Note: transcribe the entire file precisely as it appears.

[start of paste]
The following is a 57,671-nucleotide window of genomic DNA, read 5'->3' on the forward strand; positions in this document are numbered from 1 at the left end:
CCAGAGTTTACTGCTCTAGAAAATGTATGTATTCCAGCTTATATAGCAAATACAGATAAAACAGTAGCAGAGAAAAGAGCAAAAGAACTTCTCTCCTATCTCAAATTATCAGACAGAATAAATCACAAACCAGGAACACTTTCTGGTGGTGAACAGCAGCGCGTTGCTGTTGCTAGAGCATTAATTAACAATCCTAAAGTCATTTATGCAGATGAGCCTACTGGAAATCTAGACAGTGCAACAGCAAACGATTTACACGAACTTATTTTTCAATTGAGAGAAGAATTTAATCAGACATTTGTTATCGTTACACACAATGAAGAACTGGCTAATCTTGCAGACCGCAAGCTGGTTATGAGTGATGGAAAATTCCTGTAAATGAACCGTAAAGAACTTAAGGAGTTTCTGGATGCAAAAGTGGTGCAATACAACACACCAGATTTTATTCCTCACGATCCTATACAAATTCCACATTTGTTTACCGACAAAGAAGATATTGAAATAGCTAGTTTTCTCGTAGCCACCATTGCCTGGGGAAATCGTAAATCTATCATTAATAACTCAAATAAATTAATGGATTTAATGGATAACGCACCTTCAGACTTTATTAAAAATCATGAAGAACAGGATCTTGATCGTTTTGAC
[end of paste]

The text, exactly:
The following is a 57,671-nucleotide window of genomic DNA, read 5'->3' on the forward strand; positions in this document are numbered from 1 at the left end:
CCAGAGTTTACTGCTCTAGAAAATGTATGTATTCCAGCTTATATAGCAAATACAGATAAAACAGTAGCAGAGAAAAGAGCAAAAGAACTTCTCTCCTATCTCAAATTATCAGACAGAATAAATCACAAACCAGGAACACTTTCTGGTGGTGAACAGCAGCGCGTTGCTGTTGCTAGAGCATTAATTAACAATCCTAAAGTCATTTATGCAGATGAGCCTACTGGAAATCTAGACAGTGCAACAGCAAACGATTTACACGAACTTATTTTTCAATTGAGAGAAGAATTTAATCAGACATTTGTTATCGTTACACACAATGAAGAACTGGCTAATCTTGCAGACCGCAAGCTGGTTATGAGTGATGGAAAATTCCTGTAAATGAACCGTAAAGAACTTAAGGAGTTTCTGGATGCAAAAGTGGTGCAATACAACACACCAGATTTTATTCCTCACGATCCTATACAAATTCCACATTTGTTTACCGACAAAGAAGATATTGAAATAGCTAGTTTTCTCGTAGCCACCATTGCCTGGGGAAATCGTAAATCTATCATTAATAACTCAAATAAATTAATGGATTTAATGGATAACGCACCTTCAGACTTTATTAAAAATCATGAAGAACAGGATCTTGATCGTTTTGAC